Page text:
Morgan Liddick: There are more important things than tanning beds …
Looked down the hill lately? I wouldn’t. It’s ugly. “Both Ways Bill” has just succeeded in annoying both business and labor over the Union Shop bill, and the antics of the Legislature remind one of the old joke about a bad restaurant: “Waiter, the food here is poisonous. And the servings are tiny …”Let’s begin with the evisceration of the 60-year-old Labor Peace Bill. The Democrats’ HB1072 is a neat piece of legalized extortion, rammed through the Legislature in near-record time. Fortunately for common sense, your wallet and business development in Colorado, it fell victim to Governor Ritter’s veto pen. But before you heave that sigh of relief … It wasn’t that he disagreed with the bill’s contents. No. His veto statement indicated that he thought the bill good, and that he supported it. The Governor was simply nonplussed at the unseemly speed and glee with which the Democrat majority paid their debt to organized labor for its support in the last election. Such obvious truckling flies in the face of all those campaign promises of comity and moderation made to a Colorado business community too credulous to live.
Instead, best to go a little slower in unfolding the New Order. After all, measured and silent strangulation is just as effective a way to deal with the unruly opposition as cudgels and pistols in full public view. And it allows you to smile to the gallery while you do it. Expect, therefore, a son-of-1072 after a “decent interval” passes. Say, two weeks. Expect some show of permitting the Republicans to have their say, except when they propose real changes. Expect the bill to pass again, and for it to be signed. After all, the Democrats have debts, so damn the consequences.And don’t fret, HB 1072 isn’t the only gag in the show. Despite the slowest start ever, the Legislature will produce some other howlers in the 80-odd days left to it. You will probably witness an attempt to mandate “prevailing wages” for state-funded construction work, to divert more of your taxes to road-and-bridge repair and other projects. Expect some fancy footwork with Ref C money to cover that cost. But even that might not be enough. A proliferation of public employee unions may be spawned by proposed legislation calling for collective bargaining, and if that occurs count on increased salaries for state and municipal workers. You can guess the rest.The legislature may also propose a nearly $1 billion bond issue, to pay for the “deficit” in spending for higher education (Note: Isn’t this one of the things Ref C was supposed to take care of, forever?).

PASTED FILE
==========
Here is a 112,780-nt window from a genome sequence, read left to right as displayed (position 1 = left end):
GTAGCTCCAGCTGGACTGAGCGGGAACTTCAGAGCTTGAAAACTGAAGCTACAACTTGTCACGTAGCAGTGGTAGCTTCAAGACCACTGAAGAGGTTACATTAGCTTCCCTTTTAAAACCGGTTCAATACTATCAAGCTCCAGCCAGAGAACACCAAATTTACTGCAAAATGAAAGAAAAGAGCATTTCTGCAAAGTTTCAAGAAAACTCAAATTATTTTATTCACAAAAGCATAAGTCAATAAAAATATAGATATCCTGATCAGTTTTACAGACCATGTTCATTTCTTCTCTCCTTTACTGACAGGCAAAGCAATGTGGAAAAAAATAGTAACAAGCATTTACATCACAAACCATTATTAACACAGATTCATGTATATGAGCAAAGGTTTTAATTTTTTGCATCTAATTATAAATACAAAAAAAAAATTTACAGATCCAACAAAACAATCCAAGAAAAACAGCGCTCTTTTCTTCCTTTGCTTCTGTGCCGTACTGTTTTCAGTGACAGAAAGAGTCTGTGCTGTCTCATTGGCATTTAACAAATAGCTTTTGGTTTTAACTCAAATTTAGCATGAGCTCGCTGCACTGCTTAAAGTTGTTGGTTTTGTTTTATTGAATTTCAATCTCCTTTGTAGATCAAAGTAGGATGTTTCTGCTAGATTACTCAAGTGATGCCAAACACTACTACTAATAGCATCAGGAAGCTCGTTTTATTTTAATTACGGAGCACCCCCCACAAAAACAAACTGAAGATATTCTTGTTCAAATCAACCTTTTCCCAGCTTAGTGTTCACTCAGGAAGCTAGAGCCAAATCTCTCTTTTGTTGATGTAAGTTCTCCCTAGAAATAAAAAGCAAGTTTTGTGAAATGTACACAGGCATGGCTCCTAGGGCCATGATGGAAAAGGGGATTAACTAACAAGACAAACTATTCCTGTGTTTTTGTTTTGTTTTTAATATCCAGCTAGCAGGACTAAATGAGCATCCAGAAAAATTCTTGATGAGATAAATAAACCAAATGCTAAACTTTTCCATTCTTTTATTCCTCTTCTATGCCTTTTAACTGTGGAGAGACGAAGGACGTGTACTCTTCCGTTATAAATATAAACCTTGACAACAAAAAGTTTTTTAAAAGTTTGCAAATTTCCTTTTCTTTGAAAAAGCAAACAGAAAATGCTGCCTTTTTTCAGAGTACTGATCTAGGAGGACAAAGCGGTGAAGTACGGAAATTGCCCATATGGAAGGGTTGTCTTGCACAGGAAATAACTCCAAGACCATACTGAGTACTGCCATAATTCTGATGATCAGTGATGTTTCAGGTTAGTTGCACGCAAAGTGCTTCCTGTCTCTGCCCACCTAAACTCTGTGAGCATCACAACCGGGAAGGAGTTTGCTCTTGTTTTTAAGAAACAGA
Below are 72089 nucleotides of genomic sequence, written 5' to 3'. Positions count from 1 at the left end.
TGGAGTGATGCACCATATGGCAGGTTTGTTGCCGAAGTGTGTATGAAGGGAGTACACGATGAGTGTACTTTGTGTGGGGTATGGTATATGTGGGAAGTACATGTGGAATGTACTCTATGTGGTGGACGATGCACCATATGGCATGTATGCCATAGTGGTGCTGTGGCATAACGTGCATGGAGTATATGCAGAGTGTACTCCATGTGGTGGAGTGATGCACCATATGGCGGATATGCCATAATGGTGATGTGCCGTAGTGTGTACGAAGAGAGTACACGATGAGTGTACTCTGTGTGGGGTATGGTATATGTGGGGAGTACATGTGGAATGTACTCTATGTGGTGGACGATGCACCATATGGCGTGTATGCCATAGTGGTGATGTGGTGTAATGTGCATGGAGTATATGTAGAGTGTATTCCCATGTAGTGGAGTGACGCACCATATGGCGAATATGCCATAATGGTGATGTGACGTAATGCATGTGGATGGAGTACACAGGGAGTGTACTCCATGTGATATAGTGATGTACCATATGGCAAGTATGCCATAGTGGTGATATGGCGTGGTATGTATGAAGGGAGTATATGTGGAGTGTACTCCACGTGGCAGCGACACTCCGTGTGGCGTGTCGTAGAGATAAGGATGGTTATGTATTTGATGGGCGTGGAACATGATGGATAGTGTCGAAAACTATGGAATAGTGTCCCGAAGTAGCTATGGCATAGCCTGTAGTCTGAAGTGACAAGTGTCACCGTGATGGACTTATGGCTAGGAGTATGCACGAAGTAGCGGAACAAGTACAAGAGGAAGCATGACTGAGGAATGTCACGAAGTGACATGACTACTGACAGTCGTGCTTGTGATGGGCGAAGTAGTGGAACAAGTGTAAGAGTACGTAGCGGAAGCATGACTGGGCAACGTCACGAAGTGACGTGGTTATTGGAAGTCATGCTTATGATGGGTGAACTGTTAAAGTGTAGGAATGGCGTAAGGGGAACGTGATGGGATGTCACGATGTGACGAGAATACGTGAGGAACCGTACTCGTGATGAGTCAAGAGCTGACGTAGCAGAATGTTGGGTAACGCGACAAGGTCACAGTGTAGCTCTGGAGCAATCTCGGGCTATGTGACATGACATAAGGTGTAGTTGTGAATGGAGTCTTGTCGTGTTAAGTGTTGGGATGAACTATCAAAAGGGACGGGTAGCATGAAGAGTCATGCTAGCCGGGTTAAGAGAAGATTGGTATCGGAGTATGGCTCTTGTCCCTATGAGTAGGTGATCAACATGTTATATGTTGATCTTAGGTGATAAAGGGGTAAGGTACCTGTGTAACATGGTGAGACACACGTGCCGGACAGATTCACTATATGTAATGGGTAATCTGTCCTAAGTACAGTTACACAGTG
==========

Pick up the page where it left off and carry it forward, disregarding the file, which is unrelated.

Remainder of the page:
Indications are that these bonds will be paid off through raising and otherwise tinkering with the state’s oil and gas severance tax; good as long as energy companies continue to drill Colorado like a psychotic dentist, but when the mantra becomes “Stop drilling in environmentally sensitive areas,” well, someone’s going to have to pay for those bonds. Guess who? And let’s not forget the Legislature’s nod to the tinfoil hat brigade, otherwise known as Senate Bill 46. This bizarre offering pledges Colorado to agree with other states to adopt “An Agreement Among the States to Elect the President of the United States by Popular Vote.” In other words, Colorado’s Presidential Electors are going to be selected not by the citizens of Longmont or Salida, but by people in Los Angeles and New York. This bill also raises the question of whether anyone in the Capitol has actually read the Constitution. I would guess no, since it directly violates Article one, Section 10, Paragraph 3. Brilliant work, folks.At least these bills have to do with significant issues, rather than regulating a minor’s use of tanning beds, setting criteria for athletic trainers (30 pages on that), or finding that representing a school district in truancy hearings doesn’t constitute the practice of law. Thanks for clearing that last bit up, by the way. I know I was losing sleep over it. Then there’s my absolute favorite, HB 1006, which doubles the penalty for any moving violation if it occurs while the driver is “distracted.” Since the definition of “distracted” includes drinking coffee, you better take the cupholders out of the car right now. They could be evidence of criminal behavior, you scofflaw.
And let’s not forget HB 1050, governing whose flags can and cannot be flown when, where and how in public buildings, including schools. I suppose one should be happy the Legislature is concerning itself with flags, trainers and truancy. It limits the time they have to meddle in important issues, like dismantling a labor law which has served Colorado well for 60 years. It’s just that I’m concerned about bad behavior by the Tanning Bed Police.Summit County resident Morgan Liddick pens a Tuesday column. E-mail him at firstname.lastname@example.org. Also, comment on this column at http://www.summitdaily.com.
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